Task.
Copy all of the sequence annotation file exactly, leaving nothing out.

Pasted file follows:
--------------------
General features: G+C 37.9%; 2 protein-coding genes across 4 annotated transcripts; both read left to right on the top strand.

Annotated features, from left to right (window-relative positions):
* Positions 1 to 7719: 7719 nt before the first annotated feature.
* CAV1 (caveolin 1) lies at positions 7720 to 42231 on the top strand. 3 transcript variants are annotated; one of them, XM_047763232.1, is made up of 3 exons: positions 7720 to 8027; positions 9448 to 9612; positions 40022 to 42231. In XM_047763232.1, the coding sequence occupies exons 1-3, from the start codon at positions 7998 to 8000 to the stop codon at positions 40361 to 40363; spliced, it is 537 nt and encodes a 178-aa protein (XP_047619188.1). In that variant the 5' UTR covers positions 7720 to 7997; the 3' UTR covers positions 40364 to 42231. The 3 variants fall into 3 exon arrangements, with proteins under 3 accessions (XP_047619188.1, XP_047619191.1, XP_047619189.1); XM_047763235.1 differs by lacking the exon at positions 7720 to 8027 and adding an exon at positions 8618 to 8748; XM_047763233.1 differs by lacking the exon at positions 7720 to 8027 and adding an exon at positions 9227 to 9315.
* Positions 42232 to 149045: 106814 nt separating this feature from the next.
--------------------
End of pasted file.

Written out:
General features: G+C 37.9%; 2 protein-coding genes across 4 annotated transcripts; both read left to right on the top strand.

Annotated features, from left to right (window-relative positions):
* Positions 1 to 7719: 7719 nt before the first annotated feature.
* CAV1 (caveolin 1) lies at positions 7720 to 42231 on the top strand. 3 transcript variants are annotated; one of them, XM_047763232.1, is made up of 3 exons: positions 7720 to 8027; positions 9448 to 9612; positions 40022 to 42231. In XM_047763232.1, the coding sequence occupies exons 1-3, from the start codon at positions 7998 to 8000 to the stop codon at positions 40361 to 40363; spliced, it is 537 nt and encodes a 178-aa protein (XP_047619188.1). In that variant the 5' UTR covers positions 7720 to 7997; the 3' UTR covers positions 40364 to 42231. The 3 variants fall into 3 exon arrangements, with proteins under 3 accessions (XP_047619188.1, XP_047619191.1, XP_047619189.1); XM_047763235.1 differs by lacking the exon at positions 7720 to 8027 and adding an exon at positions 8618 to 8748; XM_047763233.1 differs by lacking the exon at positions 7720 to 8027 and adding an exon at positions 9227 to 9315.
* Positions 42232 to 149045: 106814 nt separating this feature from the next.